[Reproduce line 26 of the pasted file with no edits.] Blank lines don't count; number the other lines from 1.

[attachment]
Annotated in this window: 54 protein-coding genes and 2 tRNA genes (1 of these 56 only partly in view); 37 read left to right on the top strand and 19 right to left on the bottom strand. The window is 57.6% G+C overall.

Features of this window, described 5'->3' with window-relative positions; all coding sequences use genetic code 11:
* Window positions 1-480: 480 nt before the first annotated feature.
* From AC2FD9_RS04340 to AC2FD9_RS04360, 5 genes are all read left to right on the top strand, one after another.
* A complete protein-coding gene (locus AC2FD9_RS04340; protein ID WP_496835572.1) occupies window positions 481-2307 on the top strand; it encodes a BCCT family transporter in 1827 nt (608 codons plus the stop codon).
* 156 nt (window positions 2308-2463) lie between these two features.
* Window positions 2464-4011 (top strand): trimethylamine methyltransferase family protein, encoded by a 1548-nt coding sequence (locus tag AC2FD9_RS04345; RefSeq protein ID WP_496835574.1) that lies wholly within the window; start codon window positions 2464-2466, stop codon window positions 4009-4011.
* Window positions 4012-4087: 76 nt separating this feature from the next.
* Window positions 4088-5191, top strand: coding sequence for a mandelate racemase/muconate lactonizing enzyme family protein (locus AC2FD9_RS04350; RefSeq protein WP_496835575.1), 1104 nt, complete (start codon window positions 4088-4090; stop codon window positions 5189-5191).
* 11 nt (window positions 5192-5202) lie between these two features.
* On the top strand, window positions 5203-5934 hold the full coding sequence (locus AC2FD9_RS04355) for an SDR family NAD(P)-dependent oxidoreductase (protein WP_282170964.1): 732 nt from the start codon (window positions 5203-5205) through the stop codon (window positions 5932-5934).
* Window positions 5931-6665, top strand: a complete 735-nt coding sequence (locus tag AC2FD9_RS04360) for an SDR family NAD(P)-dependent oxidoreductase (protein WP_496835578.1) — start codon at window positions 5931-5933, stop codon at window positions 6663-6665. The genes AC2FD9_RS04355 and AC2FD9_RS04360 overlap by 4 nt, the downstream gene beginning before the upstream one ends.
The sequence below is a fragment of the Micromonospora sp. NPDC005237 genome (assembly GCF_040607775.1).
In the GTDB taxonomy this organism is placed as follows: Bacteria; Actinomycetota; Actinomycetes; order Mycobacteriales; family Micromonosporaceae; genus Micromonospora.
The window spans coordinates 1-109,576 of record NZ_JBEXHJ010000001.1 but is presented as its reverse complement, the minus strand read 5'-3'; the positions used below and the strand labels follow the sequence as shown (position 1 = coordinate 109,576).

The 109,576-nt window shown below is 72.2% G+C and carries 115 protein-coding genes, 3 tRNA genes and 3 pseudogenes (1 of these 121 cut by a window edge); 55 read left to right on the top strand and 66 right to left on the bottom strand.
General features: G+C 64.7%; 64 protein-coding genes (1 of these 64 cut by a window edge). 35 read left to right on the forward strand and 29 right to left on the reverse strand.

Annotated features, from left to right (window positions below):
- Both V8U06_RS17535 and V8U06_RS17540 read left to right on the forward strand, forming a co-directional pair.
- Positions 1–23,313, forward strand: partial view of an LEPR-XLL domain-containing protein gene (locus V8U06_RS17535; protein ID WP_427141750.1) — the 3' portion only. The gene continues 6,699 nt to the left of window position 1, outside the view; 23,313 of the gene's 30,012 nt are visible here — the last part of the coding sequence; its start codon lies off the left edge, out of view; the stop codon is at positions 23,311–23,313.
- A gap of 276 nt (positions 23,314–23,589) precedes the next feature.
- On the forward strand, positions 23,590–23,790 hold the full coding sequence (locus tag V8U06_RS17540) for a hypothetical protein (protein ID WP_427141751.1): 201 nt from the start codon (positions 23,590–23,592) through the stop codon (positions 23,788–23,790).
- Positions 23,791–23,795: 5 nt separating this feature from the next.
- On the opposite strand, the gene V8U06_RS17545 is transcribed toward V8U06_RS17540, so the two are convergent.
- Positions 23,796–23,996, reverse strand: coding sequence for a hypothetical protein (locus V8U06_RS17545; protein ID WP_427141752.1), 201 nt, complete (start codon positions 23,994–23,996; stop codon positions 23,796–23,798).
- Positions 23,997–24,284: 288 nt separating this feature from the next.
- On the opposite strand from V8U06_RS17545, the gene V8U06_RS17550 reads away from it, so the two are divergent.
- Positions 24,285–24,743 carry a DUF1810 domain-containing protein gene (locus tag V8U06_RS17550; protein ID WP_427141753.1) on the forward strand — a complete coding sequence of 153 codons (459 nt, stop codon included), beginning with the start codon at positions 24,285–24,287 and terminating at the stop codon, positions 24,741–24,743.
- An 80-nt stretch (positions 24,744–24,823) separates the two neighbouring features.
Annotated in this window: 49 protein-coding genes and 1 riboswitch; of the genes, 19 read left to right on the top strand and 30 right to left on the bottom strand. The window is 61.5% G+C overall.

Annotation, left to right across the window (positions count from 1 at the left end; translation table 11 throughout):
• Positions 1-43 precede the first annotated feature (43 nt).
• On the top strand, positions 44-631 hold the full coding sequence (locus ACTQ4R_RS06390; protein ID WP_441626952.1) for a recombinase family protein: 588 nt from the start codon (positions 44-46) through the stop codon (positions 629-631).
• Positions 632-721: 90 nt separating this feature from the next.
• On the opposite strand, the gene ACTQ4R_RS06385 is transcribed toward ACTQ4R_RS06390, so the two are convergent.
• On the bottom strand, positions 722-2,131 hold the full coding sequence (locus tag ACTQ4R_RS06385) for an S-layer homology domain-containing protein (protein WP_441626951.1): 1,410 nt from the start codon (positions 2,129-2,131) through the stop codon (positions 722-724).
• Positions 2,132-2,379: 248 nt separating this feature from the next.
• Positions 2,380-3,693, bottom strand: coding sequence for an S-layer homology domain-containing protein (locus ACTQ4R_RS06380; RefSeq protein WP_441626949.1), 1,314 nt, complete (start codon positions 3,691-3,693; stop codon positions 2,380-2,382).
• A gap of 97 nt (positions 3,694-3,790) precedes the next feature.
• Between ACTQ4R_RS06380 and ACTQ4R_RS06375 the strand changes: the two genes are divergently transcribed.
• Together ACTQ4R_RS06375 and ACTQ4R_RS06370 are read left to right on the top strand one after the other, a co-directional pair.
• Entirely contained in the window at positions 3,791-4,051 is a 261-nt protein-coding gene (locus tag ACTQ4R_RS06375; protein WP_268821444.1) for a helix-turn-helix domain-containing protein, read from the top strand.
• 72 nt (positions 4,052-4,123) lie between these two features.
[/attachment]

- Positions 23,997–24,284: 288 nt separating this feature from the next.